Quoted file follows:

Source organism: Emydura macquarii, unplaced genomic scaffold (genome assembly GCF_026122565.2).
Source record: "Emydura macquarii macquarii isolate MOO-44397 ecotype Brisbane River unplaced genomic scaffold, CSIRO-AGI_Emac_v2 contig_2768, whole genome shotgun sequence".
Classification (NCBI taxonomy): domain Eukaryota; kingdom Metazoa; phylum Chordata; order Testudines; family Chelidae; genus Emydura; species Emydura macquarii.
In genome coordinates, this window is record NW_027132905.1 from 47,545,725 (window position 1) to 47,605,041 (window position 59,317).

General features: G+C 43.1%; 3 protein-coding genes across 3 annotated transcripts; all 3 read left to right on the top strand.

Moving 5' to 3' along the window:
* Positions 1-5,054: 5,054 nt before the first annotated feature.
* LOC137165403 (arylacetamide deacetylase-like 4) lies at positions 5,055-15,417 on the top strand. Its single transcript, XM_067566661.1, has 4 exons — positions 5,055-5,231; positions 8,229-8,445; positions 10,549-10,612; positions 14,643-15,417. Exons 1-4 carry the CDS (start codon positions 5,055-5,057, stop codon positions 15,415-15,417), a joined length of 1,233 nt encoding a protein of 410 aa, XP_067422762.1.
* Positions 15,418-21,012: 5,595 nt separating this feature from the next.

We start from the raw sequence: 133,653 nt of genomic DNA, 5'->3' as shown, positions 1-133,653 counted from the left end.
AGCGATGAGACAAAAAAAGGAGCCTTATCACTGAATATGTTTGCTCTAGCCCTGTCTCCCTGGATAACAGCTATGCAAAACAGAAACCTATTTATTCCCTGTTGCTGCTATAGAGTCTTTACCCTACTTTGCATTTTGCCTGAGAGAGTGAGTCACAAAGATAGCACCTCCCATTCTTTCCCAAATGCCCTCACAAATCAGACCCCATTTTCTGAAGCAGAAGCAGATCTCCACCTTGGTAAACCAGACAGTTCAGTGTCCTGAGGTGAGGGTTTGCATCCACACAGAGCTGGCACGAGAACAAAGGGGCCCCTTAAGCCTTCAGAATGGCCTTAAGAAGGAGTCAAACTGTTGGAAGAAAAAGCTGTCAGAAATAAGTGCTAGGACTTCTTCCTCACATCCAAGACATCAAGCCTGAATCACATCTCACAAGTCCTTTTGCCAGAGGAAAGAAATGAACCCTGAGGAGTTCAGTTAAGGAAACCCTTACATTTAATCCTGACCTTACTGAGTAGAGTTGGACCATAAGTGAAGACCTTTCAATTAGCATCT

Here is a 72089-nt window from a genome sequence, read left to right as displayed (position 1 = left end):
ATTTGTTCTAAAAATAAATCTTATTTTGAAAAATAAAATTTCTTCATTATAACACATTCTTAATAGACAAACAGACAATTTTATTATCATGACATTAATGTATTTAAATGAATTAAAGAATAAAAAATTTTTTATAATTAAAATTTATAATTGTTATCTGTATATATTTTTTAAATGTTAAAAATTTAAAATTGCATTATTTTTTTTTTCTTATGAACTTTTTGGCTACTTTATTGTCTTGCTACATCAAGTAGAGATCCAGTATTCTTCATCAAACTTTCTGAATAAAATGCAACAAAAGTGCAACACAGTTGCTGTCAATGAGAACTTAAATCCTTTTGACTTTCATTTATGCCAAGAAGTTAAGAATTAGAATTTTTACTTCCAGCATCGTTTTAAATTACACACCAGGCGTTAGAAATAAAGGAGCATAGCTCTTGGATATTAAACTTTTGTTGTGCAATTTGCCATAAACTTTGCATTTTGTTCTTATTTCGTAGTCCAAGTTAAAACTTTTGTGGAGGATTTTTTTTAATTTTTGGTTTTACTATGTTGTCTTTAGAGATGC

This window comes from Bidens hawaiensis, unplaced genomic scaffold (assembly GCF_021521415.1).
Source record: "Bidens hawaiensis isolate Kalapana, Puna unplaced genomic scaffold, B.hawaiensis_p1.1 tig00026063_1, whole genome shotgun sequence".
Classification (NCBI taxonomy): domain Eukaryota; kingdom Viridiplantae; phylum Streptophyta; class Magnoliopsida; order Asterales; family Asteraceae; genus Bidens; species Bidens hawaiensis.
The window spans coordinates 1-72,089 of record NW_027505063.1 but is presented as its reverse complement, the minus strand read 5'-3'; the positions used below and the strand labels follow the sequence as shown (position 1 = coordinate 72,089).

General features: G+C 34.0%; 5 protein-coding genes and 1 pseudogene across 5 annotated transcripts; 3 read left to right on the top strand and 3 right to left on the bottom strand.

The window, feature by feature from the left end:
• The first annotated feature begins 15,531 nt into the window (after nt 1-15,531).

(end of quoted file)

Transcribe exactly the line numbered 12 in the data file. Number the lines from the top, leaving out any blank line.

Here is a 72089-nt window from a genome sequence, read left to right as displayed (position 1 = left end):